The Rain Delay

Hard-Hitting Baseball Analysis

About Me

  • Name: Corey Chaconas
  • Twitter: @CoreyChaconas
  • Age: 25
  • Alma Mater: University of Maryland (Accounting & Finance)
  • Favorite Team: Boston Red Sox


I am captivated by the game of baseball – and always have been. I vividly remember watching Red Sox games as early as 1st grade as if every pitch was a matter of life or death. The Red Sox were the single greatest source of angst for my parents in raising me, which is as absurd as it is true. In 2002, at age 10, I threw an epic tantrum after Athletics center fielder Terrence Long snatched a Manny Ramirez missile just over the short right-center field wall in Fenway Park, robbing the Red Sox of a walk-off win. In a moment that would have made the late Earl Weaver proud, I picked up a large, unwieldy cardboard box and flung it at the television. I screamed and cried in agony as if my leg had just been snapped in two. My parents, aghast at my belligerence, pleaded with me to calm down – to no avail. We had guests over that day, and I was certainly old enough to understand that my behavior was embarrassing.  To me, at the time, it didn’t matter. THE RED SOX LOST and my world was irreparably shattered – at least, until the Red Sox played again the following day.

Fortunately for my parents, my petulance eroded over time, but the fanatical passion I feel for the game will forever be deeply ingrained in my personality. Just like cereal needs milk, I need sports. It’s an inextricable part of me, and it’s what breathes life into me on a daily basis. It’s what transforms me, a normally unassuming introvert, into a voluble extrovert.

Despite being an erudite sports guy my entire life, I never had the courage to create a path for myself. I rationalized that the sports analysis career arc was too arduous and uncertain for a risk-averse person such as myself.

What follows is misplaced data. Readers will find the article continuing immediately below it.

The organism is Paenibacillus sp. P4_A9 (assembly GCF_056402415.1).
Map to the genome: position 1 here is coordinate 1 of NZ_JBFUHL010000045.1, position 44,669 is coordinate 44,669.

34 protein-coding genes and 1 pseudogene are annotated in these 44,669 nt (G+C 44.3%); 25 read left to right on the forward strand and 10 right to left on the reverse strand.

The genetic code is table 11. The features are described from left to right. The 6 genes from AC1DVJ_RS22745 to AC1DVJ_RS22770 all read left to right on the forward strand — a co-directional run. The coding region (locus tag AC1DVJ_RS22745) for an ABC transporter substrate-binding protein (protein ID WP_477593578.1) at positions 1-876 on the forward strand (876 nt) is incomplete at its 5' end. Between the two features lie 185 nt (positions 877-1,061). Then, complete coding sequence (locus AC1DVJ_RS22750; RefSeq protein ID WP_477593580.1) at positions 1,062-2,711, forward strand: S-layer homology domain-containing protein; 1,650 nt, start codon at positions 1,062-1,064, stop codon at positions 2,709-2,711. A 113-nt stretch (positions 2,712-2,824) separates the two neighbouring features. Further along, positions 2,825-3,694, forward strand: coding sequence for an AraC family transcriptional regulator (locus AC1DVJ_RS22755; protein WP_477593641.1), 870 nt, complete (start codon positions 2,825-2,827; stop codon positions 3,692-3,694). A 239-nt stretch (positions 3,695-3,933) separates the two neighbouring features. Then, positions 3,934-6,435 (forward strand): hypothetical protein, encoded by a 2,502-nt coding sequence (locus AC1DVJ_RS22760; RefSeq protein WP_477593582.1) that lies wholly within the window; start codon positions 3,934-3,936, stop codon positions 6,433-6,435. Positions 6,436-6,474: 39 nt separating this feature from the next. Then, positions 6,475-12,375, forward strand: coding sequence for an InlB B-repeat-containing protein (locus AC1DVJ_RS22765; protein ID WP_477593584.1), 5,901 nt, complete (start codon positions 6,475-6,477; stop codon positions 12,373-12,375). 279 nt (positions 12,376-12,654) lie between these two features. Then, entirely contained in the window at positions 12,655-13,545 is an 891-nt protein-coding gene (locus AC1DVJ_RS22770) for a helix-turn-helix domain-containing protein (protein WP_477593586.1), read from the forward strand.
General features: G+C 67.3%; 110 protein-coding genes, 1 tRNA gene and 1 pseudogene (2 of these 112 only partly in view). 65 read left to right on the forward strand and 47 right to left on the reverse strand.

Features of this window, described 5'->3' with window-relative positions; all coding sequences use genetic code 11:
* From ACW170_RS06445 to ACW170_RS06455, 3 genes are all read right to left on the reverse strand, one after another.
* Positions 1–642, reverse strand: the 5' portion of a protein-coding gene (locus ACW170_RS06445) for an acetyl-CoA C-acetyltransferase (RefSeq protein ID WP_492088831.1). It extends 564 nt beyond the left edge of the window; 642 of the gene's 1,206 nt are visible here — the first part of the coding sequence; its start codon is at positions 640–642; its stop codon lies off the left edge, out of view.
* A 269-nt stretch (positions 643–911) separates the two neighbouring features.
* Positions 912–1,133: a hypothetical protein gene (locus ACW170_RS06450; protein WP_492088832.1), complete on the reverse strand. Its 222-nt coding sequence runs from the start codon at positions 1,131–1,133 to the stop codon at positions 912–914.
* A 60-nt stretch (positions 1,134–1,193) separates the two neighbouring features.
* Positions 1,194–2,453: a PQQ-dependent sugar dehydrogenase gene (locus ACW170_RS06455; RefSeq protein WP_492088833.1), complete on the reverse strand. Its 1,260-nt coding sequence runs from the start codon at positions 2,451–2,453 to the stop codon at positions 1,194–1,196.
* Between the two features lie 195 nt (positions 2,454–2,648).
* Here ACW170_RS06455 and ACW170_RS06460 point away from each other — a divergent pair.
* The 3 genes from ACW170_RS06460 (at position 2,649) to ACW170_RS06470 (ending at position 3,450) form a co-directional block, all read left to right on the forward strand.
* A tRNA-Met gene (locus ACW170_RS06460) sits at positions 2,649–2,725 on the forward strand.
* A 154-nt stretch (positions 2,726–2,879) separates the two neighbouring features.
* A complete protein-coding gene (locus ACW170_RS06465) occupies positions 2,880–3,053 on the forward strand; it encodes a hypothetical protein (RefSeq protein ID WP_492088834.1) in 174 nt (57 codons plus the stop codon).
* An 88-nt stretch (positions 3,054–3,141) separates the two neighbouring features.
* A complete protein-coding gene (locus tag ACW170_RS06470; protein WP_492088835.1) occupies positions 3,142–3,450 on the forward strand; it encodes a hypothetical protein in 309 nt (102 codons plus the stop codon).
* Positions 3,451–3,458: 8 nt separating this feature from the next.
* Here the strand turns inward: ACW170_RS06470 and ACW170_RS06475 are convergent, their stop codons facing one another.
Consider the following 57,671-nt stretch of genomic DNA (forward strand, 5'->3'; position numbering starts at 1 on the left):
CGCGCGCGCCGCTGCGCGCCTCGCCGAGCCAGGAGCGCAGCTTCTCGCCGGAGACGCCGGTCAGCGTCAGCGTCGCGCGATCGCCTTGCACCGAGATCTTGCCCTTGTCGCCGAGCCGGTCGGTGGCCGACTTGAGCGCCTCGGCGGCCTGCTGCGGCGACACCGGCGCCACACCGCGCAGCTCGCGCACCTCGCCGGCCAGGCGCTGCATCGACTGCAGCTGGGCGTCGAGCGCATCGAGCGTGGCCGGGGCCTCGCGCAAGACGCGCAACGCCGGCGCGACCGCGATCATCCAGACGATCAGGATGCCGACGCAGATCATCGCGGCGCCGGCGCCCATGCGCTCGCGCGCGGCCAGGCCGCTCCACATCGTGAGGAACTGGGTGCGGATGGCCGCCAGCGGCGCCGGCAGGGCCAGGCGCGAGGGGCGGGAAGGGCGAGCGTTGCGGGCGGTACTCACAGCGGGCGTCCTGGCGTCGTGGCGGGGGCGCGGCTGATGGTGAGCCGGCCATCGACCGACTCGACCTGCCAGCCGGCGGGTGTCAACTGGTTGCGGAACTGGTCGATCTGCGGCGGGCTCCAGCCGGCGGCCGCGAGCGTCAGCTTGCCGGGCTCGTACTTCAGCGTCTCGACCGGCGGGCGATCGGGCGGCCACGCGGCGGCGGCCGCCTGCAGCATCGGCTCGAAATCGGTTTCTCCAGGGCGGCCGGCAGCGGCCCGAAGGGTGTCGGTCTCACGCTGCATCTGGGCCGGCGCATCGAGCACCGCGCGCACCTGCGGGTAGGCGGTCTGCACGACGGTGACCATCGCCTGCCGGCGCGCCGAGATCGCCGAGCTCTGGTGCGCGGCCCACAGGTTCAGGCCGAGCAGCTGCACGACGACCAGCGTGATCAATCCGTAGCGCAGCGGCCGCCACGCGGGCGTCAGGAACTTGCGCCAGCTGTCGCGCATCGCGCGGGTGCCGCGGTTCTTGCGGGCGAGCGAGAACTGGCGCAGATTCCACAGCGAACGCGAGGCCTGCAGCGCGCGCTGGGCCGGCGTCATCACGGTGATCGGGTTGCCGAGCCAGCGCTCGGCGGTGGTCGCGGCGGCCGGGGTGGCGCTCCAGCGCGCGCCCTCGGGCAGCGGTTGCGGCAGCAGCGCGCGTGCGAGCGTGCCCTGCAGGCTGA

I started working at a Big Four accounting firm this past September. Flying high after passing the CPA exam, I felt poised to embark on a successful and lucrative career in accounting. I was eager to get started since the job represented a culmination of the hard work (well, kind of) I put in throughout college.

Within a month, however, I felt disillusioned with the job. I found the work menial and uninspiring, unreflective of who I am as a person. I spent my days living in a quiet desperation, bewildered that this was the career path I chose. I loathed getting out of bed as I was faced with the nightmarish prospect of confronting my unpalatable reality.

Now mired in a constant state of deep unhappiness, the risk of pursuing my dream of sports writing suddenly didn’t seem like much of a risk anymore. The real risk was staying at a job that made me miserable. So, after months of painstaking thought, I quit my job in January, eschewing a stable career to do my own damn thing.

Since my decision, I am happier than I have been in years. My life has a reinvigorated purpose and I feel an abstract sense of liberty and serenity. Appealing job opportunities have emerged, and I’m much more optimistic than ever. Some people may think I’m crazy, that my ambitions are nothing more than quixotic pipe dreams. Perhaps they’re right. But for the first time in my life, I’m not afraid of failure; I’m afraid of not trying.

I will work hard to frequently provide quality and objective content for this blog.  I aim to blend sabermetric principles with a deep fundamental understanding of the game’s nuances (while sprinkling in some witty wise cracks). I’m so excited to be doing what I love, and I welcome your feedback – even if it’s negative!

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